The journey to achieving successful cloud adoption is heavily dependent on providing a premium experience to administrators, developers, tenants, and end-users. That said there are numerous barriers to successful cloud adoption that must be overcome before delivering on the promise of a premium experience.
Before embarking on a cloud journey and selecting what cloud model is right for you it is highly important to understand what the 7 barriers to successful cloud adoption are, so you can be prepared and have a plan to overcome them. Multiple analyst research studies have concluded 70% of all digital transformation projects fail to deliver the desired outcomes they had sought to achieve, that is if they don’t fail completely.
The 7 barriers to successful cloud adoption are; CHANGE, COMPETENCY, COMPLEXITY, COMPLIANCE, CONFIDENCE, CONTROL and COST.
Change is something humans naturally resist, we like reliability, stability, we like consistency. Managing change doesn’t come naturally, so the easier it is the better. Change can cause fear and resistance, for instance IT staff might fear that simplification of daily operation through automation might make them obsolete versus concentrating on how it can improve their work life balance. Once IT staff realize automation can reduce the need to respond to down-time outages, slow-time latency or the need to over-manage resource pools, the more valuable they become. IT staff makes it possible for them to be more innovative and work on mission-critical projects versus infrastructure life-cycle management. This increases their contribution to the business and therefore profitability, making them indispensable. Change is good when it enhances the professional growth and value of the people it impacts.
Competency is a barrier to cloud adoption because moving from familiar legacy infrastructure to a cloud model often requires you to acquire new tribal knowledge not to mention staying up to date on the latest information and constant training. For example, the OpenStack project is a global collaboration of developers and cloud computing technologists producing the open standard cloud computing platform for both public and private clouds. It is backed by a vibrant and diverse community of developers as well as some of the biggest names in the industry. It includes over 90,000 members, is supported by over 650 companies in over 180 countries and includes over 20 million lines of ever changing code. It all sounds great, the problem is staying up to date isn’t easy, and the implementation, deployment, operation, maintenance and support is complicated by differing opinions, as well as trial and error. The ability to maintain software patches and security updates alone makes OpenStack cloud implementations almost as complicated as managing legacy infrastructure. It is in a sense its own religion and one must essentially dedicate themselves to becoming an OpenStack Guru, there is no dipping your toes into it or being able to manage the entire life-cycle with just an IT generalist, which brings us to our next barrier to successful cloud adoption.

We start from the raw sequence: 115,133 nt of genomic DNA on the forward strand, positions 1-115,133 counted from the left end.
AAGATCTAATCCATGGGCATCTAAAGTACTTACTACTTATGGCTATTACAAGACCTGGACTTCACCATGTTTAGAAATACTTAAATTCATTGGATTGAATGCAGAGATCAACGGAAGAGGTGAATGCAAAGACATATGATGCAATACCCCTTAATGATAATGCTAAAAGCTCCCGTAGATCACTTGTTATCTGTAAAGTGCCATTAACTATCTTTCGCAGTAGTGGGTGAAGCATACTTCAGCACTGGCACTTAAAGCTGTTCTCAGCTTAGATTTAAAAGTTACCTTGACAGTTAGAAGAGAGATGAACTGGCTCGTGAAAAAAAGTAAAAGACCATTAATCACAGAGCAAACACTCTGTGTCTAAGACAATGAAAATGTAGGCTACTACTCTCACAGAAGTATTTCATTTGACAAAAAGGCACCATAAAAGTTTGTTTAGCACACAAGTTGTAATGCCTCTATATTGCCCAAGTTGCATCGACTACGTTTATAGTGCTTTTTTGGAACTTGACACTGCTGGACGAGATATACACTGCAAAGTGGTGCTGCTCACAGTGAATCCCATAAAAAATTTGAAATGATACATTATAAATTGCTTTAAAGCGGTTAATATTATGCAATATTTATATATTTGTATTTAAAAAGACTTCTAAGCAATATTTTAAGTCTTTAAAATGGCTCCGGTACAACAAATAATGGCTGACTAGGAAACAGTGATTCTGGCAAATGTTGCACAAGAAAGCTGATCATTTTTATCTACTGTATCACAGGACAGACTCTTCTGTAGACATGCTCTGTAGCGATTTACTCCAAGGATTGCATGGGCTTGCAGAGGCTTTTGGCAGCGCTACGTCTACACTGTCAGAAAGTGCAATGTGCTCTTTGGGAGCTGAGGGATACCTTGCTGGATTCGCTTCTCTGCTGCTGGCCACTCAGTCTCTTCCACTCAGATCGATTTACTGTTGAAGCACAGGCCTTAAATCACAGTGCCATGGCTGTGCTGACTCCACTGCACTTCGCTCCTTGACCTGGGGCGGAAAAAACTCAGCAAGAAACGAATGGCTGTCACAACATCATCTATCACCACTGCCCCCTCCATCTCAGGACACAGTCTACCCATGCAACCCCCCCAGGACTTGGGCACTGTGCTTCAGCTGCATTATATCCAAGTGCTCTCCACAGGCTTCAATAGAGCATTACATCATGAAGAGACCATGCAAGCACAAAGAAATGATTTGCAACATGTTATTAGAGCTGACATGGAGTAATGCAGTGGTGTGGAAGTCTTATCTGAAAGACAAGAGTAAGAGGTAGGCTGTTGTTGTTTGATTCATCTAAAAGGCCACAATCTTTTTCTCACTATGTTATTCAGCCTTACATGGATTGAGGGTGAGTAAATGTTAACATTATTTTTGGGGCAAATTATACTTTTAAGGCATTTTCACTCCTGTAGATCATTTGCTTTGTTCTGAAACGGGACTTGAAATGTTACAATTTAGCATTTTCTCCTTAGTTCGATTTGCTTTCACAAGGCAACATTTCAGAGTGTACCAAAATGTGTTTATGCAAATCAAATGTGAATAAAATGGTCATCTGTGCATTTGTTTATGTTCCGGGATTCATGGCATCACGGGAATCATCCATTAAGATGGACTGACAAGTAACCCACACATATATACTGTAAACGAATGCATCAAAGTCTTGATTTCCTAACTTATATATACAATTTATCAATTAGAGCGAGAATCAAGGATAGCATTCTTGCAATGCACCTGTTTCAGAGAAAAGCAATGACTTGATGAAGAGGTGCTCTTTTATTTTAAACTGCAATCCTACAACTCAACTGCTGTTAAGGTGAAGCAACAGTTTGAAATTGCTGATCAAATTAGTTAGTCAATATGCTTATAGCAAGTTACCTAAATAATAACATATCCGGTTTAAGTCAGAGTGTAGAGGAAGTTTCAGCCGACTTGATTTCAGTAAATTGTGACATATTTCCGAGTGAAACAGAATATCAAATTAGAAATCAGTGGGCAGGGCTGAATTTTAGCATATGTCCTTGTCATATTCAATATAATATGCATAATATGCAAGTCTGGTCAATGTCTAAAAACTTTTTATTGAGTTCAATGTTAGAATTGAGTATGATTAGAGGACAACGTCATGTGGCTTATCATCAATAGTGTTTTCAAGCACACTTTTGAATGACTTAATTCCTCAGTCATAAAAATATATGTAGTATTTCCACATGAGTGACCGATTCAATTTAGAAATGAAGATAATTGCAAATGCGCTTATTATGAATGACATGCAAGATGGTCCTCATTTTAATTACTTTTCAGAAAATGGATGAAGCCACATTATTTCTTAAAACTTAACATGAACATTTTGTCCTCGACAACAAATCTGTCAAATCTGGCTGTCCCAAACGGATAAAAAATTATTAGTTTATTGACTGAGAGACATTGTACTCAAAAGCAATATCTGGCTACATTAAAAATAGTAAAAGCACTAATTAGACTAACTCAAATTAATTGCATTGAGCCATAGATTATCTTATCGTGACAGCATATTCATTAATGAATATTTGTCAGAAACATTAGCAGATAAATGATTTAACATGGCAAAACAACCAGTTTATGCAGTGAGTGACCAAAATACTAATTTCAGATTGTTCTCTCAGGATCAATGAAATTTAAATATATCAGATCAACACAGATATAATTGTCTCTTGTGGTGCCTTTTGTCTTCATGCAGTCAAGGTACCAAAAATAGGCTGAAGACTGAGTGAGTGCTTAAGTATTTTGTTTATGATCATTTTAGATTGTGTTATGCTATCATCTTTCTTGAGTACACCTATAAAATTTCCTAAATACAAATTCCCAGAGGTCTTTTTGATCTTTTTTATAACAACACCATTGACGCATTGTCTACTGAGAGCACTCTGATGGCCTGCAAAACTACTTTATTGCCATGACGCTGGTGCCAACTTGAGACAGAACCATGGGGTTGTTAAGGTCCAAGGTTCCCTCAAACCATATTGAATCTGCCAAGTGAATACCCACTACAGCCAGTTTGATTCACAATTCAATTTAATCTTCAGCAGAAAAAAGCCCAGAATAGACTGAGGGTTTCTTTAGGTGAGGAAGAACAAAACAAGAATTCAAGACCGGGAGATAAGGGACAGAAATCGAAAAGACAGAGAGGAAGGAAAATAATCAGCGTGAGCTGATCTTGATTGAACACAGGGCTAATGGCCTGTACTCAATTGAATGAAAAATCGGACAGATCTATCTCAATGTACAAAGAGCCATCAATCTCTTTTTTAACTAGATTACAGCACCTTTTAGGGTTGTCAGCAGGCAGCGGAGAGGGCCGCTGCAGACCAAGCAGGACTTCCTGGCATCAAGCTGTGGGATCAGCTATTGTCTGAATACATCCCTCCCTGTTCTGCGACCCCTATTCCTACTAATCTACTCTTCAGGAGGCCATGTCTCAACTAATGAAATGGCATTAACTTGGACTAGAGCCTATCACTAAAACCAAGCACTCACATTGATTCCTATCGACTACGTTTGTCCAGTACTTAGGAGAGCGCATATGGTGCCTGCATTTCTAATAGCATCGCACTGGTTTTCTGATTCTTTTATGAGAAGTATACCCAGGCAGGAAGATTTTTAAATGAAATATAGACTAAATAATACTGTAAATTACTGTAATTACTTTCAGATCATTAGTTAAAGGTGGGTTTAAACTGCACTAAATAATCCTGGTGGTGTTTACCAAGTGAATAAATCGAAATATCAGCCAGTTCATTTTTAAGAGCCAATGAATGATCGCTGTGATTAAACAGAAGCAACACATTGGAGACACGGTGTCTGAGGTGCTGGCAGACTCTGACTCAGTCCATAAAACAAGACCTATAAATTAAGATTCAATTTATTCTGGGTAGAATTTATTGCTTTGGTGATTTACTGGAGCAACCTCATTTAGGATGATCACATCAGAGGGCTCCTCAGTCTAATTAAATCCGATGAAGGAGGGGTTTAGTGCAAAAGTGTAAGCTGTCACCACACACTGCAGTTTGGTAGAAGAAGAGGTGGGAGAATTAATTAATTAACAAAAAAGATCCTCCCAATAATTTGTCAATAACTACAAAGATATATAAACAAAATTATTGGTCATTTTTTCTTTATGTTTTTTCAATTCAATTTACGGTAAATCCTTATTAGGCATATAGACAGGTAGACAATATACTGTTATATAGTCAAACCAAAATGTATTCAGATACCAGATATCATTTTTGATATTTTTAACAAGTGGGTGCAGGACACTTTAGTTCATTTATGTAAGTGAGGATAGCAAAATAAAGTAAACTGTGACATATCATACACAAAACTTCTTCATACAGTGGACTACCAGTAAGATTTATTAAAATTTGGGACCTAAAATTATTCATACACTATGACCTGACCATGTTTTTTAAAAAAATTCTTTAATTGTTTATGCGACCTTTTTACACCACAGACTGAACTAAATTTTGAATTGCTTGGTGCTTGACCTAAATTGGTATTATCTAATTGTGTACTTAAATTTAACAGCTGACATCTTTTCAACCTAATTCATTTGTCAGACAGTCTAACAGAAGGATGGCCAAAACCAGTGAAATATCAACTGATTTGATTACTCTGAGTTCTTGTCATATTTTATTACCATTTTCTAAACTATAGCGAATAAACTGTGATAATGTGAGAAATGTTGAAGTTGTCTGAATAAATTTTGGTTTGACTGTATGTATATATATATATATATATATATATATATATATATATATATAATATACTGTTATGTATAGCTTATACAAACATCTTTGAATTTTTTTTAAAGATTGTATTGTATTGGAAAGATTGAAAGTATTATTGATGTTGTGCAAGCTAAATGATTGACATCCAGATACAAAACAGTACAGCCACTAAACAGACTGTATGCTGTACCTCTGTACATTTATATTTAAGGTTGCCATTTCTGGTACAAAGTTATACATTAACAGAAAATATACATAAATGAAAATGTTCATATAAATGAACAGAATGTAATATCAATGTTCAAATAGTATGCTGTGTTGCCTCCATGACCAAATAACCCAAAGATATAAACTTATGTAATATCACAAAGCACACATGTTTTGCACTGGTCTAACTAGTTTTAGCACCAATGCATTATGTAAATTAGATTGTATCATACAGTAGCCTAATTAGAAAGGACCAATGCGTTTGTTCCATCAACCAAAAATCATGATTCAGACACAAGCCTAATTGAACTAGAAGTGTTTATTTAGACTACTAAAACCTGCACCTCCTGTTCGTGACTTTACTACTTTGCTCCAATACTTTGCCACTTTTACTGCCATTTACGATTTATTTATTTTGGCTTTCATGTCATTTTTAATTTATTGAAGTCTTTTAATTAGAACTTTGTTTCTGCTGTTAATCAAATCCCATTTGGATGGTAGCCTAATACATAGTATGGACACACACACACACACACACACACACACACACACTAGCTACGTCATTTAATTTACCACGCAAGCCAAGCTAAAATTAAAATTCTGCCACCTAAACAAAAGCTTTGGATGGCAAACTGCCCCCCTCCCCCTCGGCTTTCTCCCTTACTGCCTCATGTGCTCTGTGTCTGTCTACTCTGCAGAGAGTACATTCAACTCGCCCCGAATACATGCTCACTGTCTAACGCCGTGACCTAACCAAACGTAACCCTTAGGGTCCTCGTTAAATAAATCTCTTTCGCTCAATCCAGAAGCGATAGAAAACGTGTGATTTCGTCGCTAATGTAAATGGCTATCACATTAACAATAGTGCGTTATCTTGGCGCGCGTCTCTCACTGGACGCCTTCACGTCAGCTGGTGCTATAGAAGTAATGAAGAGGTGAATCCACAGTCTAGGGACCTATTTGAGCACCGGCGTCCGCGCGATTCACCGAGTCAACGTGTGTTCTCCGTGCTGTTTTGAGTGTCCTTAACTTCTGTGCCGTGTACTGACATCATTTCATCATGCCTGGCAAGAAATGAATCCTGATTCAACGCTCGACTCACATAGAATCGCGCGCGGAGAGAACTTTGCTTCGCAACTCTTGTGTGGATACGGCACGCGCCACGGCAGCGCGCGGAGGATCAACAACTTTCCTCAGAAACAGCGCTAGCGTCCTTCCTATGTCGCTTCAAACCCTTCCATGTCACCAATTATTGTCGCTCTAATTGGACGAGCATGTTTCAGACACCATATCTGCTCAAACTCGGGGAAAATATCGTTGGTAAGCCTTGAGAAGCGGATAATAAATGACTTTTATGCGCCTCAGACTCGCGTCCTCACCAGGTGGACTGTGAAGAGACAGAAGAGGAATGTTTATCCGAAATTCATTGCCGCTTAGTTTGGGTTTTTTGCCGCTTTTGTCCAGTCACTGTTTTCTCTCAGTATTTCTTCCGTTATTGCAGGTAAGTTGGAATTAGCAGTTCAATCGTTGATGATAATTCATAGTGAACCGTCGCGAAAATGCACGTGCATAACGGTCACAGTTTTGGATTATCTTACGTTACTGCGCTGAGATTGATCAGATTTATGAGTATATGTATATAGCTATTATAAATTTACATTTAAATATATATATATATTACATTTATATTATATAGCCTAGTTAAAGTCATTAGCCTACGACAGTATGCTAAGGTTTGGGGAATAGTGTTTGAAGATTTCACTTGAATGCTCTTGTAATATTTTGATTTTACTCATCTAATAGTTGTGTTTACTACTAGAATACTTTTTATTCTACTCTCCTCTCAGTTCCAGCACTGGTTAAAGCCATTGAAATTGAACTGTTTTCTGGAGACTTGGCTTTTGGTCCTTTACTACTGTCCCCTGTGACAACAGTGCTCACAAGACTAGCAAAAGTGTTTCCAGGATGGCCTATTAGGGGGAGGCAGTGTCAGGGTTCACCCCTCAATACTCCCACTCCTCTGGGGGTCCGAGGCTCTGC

The complexities associated with life-cycle management of legacy physical and virtual infrastructure is one of the primary drivers behind the shift to cloud it is also one of the primary barriers to cloud adoption. The changes associated with IT processes and procedures, the refactoring of legacy applications, then there are the migration concerns, plus having to coordinate the individual datacenter elements of networking, storage and servers, which all have to be patched, secured and supported. If not planned properly this can lead to significant disruption to IT and business operations, which impacts internal stakeholders as well as external customers interactions and of course, profitability. Adherence to a specific “IT Religion” should never be allowed to introduce new complexities and take hold or it will destroy simplification efforts, inhibit innovation and make the acceleration of time-to-value impossible. Cloud adoption must be non-disruptive, elegantly simple and very easy to implement, deploy, operate, maintain and support. The additional complexities and intricate nature of legal guidelines regarding data gravity and locality bring us to the next barrier.